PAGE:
Why Chelsea can not afford to sack Mauricio Pochettino at this point

A detailed explanation of the Chelsea situation and why it’s difficult to sack manager Mauricio Pochettino.

In every business institution, there comes a time when fantasy gives way to reality and the reality for Chelsea at the moment is that the club is underachieving. The irony, though, is that it's the direction of travel that has made Mauricio Pochettino’s job safer with every setback. 

Chelsea board would have seen the points deductions that clubs have suffered recently and the threat of relegation hovering around others who are being investigated for not complying with Premier League sustainability rules.

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The 2021 Champions League winners have boxed themselves into a corner so much that it makes more sense financially to keep an underperforming manager than to sack him.

How Chelsea they got here

In plain terms, Chelsea would be playing with fire if they were to sack Mauricio Pochettino and get a new manager. There is little room to manoeuvre on the balance sheet due to mistakes made in the past, and the owners know that.

Chelsea are the biggest spending team in the world at the moment. Last month, they reported a £90.1m loss for the 12 months ending on June 30 2023 - this in the context of the limit of £105m in losses that the Premier League sustainability rules allow over three years. Given how close they are to the limit, they cannot afford another mistake. 

In the past, a manager who has suffered 10 league defeats, conceded more than 50 league goals and struggled to get into the top six of the league table would have been fighting for his job. But the club’s performance on and off the field have just come together to ensure the manager has never been under real pressure.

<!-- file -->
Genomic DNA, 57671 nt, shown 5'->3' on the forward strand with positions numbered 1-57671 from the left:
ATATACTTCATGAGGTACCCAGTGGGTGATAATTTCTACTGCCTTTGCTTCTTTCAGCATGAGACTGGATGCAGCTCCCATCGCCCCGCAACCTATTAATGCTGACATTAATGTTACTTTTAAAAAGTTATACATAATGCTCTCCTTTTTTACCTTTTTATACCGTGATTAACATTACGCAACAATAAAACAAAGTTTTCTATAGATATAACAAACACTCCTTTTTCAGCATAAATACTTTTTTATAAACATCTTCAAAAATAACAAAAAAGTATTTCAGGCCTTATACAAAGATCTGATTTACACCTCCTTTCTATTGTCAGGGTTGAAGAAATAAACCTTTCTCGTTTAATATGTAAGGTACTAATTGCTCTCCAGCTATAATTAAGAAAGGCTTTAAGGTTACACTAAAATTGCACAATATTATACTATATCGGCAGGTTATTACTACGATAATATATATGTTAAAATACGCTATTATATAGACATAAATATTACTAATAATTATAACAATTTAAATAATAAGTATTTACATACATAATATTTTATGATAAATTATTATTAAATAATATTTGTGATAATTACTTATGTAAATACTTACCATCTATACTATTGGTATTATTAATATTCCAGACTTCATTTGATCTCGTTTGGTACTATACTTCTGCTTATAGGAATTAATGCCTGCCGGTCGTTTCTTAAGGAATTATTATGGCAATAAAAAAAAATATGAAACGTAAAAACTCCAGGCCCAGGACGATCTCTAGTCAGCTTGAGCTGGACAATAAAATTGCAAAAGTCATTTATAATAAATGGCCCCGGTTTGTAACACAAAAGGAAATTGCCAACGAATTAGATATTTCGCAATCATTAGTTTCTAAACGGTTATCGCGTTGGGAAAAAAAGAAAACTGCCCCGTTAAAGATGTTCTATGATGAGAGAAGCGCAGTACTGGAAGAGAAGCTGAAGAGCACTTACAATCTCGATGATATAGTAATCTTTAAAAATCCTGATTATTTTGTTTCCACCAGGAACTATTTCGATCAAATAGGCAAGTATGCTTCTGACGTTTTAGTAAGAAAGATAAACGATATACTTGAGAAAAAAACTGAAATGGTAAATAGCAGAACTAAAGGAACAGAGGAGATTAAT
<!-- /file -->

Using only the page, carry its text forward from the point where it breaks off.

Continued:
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Sources told LondonWorld that Pochettino is safe despite the disappointing 2-2 draw at Bramall Lane. It is understood the owners believe in the potential of the team and they are confident that the manager will achieve the season target of qualifying for Europe, even if it is just the Conference League.

In the summer, both the manager and club will then have a proper look back at the season and decide the way forward. At that point, Pochettino who signed a two-year deal would have one year left on his contract.

How the mistakes were made

First Chelsea had to pay around £22m to Brighton to sign Graham Potter - and he didn't last 10 months - so they had to pay compensation to get rid of him. If you add the compensation they paid to that of Thomas Tuchel, the club had to pay almost £25m to rip it up and start again. 

They would have to pay Pochettino another heavy compensation of around £10m if they were to sack him now, but that is not even the main problem. The main challenge would be that whoever was appointed would be on a heavy salary, close to that of Pochettino, and would want the club to sign new players. Every manager would want to be backed. In modern football, you cannot just sign a manager and not give him the tools that fit his skill.

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We are talking another £100m, minimum, to spend on at least three new players. That is just not possible at this stage of the project. Add that to the £1 billion the club spent on players in the last two transfer windows and they would be in a mess. This is why Pochettino’s job is safe. 

Optimism and hope

Chelsea are still in the semi-final of the FA Cup and would be rewarded with a Europa League place if they can defy the odds and win the competition.

There is also still the league route, albeit that is diminishing with every draw or defeat. But they could start to make gains if big investments like Moises Caicedo and Enzo Fernandez were to find their best form and help the team to a strong finish. 

The financial lift they would get from playing in Europe and from gate proceeds would make a huge difference to the project. It would also allow the board to think carefully about selling homegrown players as they look to navigate muddy waters.

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